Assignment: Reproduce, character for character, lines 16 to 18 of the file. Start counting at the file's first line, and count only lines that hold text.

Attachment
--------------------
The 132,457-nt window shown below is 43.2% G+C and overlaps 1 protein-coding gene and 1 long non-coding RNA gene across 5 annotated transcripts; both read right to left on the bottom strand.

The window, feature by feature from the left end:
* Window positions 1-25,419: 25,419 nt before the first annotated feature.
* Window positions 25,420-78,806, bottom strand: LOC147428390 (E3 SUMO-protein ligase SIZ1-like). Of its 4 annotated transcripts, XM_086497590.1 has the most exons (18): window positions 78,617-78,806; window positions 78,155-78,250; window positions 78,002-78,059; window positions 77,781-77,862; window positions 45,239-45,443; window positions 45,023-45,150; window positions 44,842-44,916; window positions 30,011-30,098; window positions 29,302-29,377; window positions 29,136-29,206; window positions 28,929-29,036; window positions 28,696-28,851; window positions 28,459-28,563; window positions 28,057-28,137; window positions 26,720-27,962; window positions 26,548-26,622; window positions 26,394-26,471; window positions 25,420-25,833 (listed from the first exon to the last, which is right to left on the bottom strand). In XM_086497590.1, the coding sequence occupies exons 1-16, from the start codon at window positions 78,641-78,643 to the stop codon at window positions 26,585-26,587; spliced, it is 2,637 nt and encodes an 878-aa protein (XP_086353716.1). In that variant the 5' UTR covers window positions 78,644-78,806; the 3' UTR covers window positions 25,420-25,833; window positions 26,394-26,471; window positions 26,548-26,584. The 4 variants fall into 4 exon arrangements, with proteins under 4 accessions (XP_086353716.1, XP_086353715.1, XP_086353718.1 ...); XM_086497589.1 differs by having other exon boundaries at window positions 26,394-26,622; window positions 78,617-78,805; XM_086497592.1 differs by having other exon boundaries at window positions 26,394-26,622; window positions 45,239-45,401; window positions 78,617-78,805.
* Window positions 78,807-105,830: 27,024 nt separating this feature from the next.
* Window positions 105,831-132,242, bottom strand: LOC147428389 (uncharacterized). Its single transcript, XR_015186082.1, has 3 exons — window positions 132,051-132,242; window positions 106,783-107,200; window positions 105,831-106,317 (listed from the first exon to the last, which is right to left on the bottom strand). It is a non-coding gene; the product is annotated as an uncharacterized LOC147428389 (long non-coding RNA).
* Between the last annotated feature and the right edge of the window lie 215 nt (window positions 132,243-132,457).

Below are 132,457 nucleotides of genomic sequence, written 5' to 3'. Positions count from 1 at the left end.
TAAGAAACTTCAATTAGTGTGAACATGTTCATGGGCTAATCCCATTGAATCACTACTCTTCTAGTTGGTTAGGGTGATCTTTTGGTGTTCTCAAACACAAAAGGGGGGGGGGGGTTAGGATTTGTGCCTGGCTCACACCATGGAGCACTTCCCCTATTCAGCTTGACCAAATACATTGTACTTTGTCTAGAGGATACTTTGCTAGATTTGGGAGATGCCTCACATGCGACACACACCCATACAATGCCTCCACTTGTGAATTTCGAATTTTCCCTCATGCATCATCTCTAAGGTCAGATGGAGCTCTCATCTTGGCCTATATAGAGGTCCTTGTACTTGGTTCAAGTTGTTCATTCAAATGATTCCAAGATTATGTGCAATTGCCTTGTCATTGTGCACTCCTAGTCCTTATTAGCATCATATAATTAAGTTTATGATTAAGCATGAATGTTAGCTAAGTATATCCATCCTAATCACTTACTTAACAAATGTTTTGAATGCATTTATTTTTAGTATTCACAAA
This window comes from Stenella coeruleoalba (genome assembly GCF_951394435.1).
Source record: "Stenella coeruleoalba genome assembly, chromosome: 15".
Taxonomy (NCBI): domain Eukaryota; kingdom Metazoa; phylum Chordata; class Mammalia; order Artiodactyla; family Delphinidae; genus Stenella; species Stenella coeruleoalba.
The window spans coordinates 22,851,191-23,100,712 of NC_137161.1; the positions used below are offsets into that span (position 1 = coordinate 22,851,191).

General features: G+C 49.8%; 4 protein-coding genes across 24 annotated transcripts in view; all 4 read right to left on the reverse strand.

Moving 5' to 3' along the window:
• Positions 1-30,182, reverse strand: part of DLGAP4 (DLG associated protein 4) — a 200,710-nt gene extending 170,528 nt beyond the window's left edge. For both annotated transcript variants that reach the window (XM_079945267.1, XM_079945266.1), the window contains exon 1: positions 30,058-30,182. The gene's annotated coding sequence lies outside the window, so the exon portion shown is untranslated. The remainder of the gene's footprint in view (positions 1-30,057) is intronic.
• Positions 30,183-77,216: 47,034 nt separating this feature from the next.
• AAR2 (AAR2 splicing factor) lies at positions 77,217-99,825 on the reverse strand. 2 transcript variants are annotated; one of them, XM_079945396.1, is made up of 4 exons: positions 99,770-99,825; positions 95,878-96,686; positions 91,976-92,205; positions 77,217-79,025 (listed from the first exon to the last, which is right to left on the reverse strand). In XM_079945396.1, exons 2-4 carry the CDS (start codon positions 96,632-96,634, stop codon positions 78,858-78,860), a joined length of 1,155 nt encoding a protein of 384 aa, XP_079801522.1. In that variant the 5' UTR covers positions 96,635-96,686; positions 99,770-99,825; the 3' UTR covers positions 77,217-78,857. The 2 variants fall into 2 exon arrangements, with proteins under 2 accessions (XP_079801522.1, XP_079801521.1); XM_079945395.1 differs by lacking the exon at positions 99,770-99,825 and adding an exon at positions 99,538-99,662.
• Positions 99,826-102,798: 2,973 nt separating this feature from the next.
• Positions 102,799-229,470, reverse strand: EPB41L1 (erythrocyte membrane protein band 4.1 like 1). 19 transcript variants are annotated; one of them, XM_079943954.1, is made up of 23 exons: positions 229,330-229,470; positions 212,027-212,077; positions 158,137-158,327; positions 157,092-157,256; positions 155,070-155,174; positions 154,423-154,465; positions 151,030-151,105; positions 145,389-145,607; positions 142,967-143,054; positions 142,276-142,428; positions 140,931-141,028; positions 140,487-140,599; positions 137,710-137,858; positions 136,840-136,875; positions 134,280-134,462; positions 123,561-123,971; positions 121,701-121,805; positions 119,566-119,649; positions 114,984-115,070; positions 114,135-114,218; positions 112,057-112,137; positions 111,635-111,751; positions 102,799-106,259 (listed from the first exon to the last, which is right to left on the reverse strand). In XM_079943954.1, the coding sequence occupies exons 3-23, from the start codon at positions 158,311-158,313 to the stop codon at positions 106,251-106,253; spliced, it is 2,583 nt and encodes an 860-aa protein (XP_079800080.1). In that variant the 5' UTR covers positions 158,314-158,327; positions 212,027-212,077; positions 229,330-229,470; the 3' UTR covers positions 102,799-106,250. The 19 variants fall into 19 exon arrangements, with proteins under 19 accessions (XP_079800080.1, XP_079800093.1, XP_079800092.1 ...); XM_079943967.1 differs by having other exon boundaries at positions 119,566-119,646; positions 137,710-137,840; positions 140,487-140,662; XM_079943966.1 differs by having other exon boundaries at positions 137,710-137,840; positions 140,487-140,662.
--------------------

• Positions 1-30,182, reverse strand: part of DLGAP4 (DLG associated protein 4) — a 200,710-nt gene extending 170,528 nt beyond the window's left edge. For both annotated transcript variants that reach the window (XM_079945267.1, XM_079945266.1), the window contains exon 1: positions 30,058-30,182. The gene's annotated coding sequence lies outside the window, so the exon portion shown is untranslated. The remainder of the gene's footprint in view (positions 1-30,057) is intronic.
• Positions 30,183-77,216: 47,034 nt separating this feature from the next.
• AAR2 (AAR2 splicing factor) lies at positions 77,217-99,825 on the reverse strand. 2 transcript variants are annotated; one of them, XM_079945396.1, is made up of 4 exons: positions 99,770-99,825; positions 95,878-96,686; positions 91,976-92,205; positions 77,217-79,025 (listed from the first exon to the last, which is right to left on the reverse strand). In XM_079945396.1, exons 2-4 carry the CDS (start codon positions 96,632-96,634, stop codon positions 78,858-78,860), a joined length of 1,155 nt encoding a protein of 384 aa, XP_079801522.1. In that variant the 5' UTR covers positions 96,635-96,686; positions 99,770-99,825; the 3' UTR covers positions 77,217-78,857. The 2 variants fall into 2 exon arrangements, with proteins under 2 accessions (XP_079801522.1, XP_079801521.1); XM_079945395.1 differs by lacking the exon at positions 99,770-99,825 and adding an exon at positions 99,538-99,662.